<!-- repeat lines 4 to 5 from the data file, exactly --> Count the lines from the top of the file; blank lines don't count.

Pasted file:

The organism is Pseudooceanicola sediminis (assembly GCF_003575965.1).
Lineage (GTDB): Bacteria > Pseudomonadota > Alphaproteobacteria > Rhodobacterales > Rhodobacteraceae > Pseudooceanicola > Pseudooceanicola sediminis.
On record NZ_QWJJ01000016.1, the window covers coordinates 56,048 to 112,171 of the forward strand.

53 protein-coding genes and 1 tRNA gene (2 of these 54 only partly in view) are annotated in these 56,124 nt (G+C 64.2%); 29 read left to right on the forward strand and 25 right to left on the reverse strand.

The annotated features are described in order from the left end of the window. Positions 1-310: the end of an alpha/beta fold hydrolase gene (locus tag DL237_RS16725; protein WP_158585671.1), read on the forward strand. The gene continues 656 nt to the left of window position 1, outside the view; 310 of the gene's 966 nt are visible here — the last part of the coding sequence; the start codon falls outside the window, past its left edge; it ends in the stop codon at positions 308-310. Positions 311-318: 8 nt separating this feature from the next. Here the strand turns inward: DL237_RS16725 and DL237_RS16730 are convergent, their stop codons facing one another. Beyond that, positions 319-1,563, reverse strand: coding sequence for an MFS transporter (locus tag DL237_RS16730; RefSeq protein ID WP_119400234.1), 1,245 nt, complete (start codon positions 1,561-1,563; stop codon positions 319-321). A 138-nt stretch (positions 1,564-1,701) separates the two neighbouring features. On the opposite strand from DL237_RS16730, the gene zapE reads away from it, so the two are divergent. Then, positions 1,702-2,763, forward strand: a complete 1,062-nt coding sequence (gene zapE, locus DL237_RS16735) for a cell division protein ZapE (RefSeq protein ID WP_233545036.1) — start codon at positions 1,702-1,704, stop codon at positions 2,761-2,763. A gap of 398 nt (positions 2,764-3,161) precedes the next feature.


53 protein-coding genes and 1 tRNA gene (2 of these 54 only partly in view) are annotated in these 56,124 nt (G+C 64.2%); 29 read left to right on the forward strand and 25 right to left on the reverse strand.

The annotated features are described in order from the left end of the window. Positions 1-310: the end of an alpha/beta fold hydrolase gene (locus tag DL237_RS16725; protein WP_158585671.1), read on the forward strand. The gene continues 656 nt to the left of window position 1, outside the view; 310 of the gene's 966 nt are visible here — the last part of the coding sequence; the start codon falls outside the window, past its left edge; it ends in the stop codon at positions 308-310. Positions 311-318: 8 nt separating this feature from the next. Here the strand turns inward: DL237_RS16725 and DL237_RS16730 are convergent, their stop codons facing one another. Beyond that, positions 319-1,563, reverse strand: coding sequence for an MFS transporter (locus tag DL237_RS16730; RefSeq protein ID WP_119400234.1), 1,245 nt, complete (start codon positions 1,561-1,563; stop codon positions 319-321). A 138-nt stretch (positions 1,564-1,701) separates the two neighbouring features. On the opposite strand from DL237_RS16730, the gene zapE reads away from it, so the two are divergent. Then, positions 1,702-2,763, forward strand: a complete 1,062-nt coding sequence (gene zapE, locus DL237_RS16735) for a cell division protein ZapE (RefSeq protein ID WP_233545036.1) — start codon at positions 1,702-1,704, stop codon at positions 2,761-2,763. A gap of 398 nt (positions 2,764-3,161) precedes the next feature.